Whether you are cooking a rib eye or sirloin, achieving a medium-rare steak requires attention to the cooking process. A properly cooked medium-rare steak has a pink interior and slightly red center with juices flowing as you cut or bite into it, resulting in a tender and moist finish.
Grilling or Frying
Cook a steak on a grill or in frying pan. A grill allows the fat to drip off the steak, while a pan retains the fat, which retains flavor. A non-stick, heavy bottomed pan gets extra-hot, making it ideal for cooking a steak. Ensure the pan is large enough to contain the entire steak for even cooking. If you go the grill route, place the steak in the center of the grate, directly above the heat source.
Pick an oil that can withstand high temperatures and maintain its flavor, such as vegetable oil. Pour 1 teaspoon cooking oil directly into the pan or oil the steak directly. Ensure the pan or grill is hot before you begin cooking the steak. When the cooking oil is hot enough, it starts separating in the pan .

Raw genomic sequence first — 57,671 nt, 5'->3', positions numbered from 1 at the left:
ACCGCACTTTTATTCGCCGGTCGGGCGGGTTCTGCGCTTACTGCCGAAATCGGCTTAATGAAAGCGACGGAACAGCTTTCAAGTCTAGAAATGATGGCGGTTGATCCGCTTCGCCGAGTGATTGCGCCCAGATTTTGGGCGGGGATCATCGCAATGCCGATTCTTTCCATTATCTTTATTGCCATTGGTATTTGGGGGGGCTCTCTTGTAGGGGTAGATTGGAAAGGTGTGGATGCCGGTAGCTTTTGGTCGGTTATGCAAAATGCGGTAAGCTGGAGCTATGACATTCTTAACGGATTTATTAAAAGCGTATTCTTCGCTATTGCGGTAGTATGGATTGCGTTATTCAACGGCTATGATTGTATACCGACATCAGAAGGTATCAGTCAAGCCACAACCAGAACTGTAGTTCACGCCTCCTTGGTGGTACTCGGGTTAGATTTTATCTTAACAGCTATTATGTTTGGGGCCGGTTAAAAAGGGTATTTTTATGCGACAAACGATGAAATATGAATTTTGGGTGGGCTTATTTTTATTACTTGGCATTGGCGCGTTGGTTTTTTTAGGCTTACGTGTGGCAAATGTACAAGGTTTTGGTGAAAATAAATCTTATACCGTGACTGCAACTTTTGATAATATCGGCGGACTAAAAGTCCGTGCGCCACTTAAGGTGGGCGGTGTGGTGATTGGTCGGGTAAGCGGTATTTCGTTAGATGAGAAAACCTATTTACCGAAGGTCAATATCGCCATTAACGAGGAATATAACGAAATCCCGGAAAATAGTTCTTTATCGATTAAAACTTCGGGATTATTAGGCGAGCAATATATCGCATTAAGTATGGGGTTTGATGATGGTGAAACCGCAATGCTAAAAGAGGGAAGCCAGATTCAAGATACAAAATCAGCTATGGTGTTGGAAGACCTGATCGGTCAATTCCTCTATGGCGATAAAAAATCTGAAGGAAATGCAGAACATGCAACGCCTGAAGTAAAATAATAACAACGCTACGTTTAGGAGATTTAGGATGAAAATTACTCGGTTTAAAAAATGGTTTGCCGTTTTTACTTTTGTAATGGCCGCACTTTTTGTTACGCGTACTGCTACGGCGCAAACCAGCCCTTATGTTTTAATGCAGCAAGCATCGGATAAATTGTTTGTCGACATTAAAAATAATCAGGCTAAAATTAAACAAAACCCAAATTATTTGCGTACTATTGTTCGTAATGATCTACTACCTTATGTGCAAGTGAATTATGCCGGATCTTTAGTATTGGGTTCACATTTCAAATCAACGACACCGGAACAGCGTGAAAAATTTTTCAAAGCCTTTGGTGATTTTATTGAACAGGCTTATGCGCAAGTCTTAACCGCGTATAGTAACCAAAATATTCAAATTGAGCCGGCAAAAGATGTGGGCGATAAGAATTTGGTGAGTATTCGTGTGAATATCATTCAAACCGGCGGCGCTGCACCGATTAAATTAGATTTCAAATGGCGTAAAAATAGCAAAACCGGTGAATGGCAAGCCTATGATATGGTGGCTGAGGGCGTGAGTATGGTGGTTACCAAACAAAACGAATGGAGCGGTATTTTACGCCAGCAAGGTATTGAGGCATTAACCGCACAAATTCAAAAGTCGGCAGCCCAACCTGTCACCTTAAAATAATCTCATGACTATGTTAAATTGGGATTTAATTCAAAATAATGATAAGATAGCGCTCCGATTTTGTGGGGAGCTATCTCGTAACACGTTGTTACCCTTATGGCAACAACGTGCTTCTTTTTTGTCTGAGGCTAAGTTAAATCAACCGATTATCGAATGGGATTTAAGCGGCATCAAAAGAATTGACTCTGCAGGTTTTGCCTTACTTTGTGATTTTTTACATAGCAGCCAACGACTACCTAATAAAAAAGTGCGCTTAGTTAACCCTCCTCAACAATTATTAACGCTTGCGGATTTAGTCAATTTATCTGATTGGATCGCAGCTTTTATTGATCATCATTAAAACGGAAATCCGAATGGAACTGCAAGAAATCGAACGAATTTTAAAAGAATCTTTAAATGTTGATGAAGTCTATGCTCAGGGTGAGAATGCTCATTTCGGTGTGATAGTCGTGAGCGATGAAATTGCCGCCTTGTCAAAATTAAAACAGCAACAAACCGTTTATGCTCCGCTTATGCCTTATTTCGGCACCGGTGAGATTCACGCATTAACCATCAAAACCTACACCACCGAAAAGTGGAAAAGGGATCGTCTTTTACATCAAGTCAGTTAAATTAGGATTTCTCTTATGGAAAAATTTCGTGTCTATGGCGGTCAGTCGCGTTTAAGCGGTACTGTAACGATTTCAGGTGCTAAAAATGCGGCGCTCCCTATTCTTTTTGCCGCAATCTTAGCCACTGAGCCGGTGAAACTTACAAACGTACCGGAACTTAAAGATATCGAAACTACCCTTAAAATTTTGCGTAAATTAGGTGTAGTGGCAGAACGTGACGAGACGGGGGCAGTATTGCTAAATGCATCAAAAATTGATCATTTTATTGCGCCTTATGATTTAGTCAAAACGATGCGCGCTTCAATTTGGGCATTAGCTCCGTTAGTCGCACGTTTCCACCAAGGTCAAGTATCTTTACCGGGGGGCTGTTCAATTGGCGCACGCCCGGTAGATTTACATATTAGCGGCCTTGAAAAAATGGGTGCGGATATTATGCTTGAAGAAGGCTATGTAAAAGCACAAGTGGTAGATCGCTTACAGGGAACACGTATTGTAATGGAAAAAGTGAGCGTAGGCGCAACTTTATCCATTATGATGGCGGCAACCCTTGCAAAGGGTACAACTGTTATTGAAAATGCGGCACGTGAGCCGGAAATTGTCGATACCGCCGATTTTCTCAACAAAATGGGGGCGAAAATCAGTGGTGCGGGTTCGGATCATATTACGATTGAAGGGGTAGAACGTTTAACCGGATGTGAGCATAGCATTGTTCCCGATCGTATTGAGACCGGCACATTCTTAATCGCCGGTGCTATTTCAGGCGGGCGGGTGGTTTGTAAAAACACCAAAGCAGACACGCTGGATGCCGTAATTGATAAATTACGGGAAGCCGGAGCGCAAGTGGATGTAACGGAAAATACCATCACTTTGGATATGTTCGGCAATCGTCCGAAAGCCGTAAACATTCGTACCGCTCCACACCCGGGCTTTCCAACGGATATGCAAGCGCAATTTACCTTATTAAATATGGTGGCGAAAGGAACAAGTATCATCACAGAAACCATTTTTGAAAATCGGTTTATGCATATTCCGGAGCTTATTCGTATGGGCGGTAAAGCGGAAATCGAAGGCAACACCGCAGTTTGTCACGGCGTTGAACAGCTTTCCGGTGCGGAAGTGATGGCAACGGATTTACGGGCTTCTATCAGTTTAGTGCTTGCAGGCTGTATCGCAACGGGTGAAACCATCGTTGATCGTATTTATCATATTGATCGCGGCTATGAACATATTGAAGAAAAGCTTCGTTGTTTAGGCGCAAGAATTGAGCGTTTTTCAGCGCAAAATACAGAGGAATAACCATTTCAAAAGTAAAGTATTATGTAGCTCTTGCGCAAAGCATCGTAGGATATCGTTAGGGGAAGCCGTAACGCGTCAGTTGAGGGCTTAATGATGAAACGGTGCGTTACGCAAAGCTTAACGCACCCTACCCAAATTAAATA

Cooking the Steak
Season both sides of the steak with a pinch of salt and black pepper and place it in the pan or on the grill.
Season the steak moments before cooking it because salt draws out the moisture.
For a 1 1/2-inch-thick filet steak, cook each side for 3 1/2 minutes on each side for a medium-rare finish.
Place a meat thermometer in the center of your steak; a medium-rare steak should have an internal temperature of 130 to 135 degrees F. Alternatively, use a finger to press down on the steak; a medium rare will be slightly bouncy but not soft or firm to the touch.
USDA recommends a safe temperature for beef cuts is 145 degrees F and a three-minute period to rest the meat after cooking.
Let the steak rest for about 4 minutes before serving. This allows the meat to redistribute its juices for a moist steak.